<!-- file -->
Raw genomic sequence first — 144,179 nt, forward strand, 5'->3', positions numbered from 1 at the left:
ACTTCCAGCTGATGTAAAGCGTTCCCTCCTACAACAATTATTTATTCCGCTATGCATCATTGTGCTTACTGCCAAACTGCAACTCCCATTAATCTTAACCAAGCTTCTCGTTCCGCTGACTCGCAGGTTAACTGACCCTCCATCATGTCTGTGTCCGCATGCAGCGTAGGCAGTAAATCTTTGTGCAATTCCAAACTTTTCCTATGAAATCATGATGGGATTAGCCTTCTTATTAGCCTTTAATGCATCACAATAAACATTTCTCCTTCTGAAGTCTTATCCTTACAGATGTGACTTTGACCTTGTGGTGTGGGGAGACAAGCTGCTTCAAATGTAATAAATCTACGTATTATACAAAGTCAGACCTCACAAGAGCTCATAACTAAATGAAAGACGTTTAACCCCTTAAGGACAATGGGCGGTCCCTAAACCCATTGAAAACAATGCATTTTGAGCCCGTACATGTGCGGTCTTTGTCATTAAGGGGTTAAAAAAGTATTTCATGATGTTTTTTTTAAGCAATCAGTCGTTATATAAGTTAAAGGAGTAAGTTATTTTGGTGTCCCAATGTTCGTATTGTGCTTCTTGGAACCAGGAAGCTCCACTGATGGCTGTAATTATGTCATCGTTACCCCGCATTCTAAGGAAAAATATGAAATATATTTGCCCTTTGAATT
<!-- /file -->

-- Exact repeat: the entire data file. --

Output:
Raw genomic sequence first — 144,179 nt, forward strand, 5'->3', positions numbered from 1 at the left:
ACTTCCAGCTGATGTAAAGCGTTCCCTCCTACAACAATTATTTATTCCGCTATGCATCATTGTGCTTACTGCCAAACTGCAACTCCCATTAATCTTAACCAAGCTTCTCGTTCCGCTGACTCGCAGGTTAACTGACCCTCCATCATGTCTGTGTCCGCATGCAGCGTAGGCAGTAAATCTTTGTGCAATTCCAAACTTTTCCTATGAAATCATGATGGGATTAGCCTTCTTATTAGCCTTTAATGCATCACAATAAACATTTCTCCTTCTGAAGTCTTATCCTTACAGATGTGACTTTGACCTTGTGGTGTGGGGAGACAAGCTGCTTCAAATGTAATAAATCTACGTATTATACAAAGTCAGACCTCACAAGAGCTCATAACTAAATGAAAGACGTTTAACCCCTTAAGGACAATGGGCGGTCCCTAAACCCATTGAAAACAATGCATTTTGAGCCCGTACATGTGCGGTCTTTGTCATTAAGGGGTTAAAAAAGTATTTCATGATGTTTTTTTTAAGCAATCAGTCGTTATATAAGTTAAAGGAGTAAGTTATTTTGGTGTCCCAATGTTCGTATTGTGCTTCTTGGAACCAGGAAGCTCCACTGATGGCTGTAATTATGTCATCGTTACCCCGCATTCTAAGGAAAAATATGAAATATATTTGCCCTTTGAATT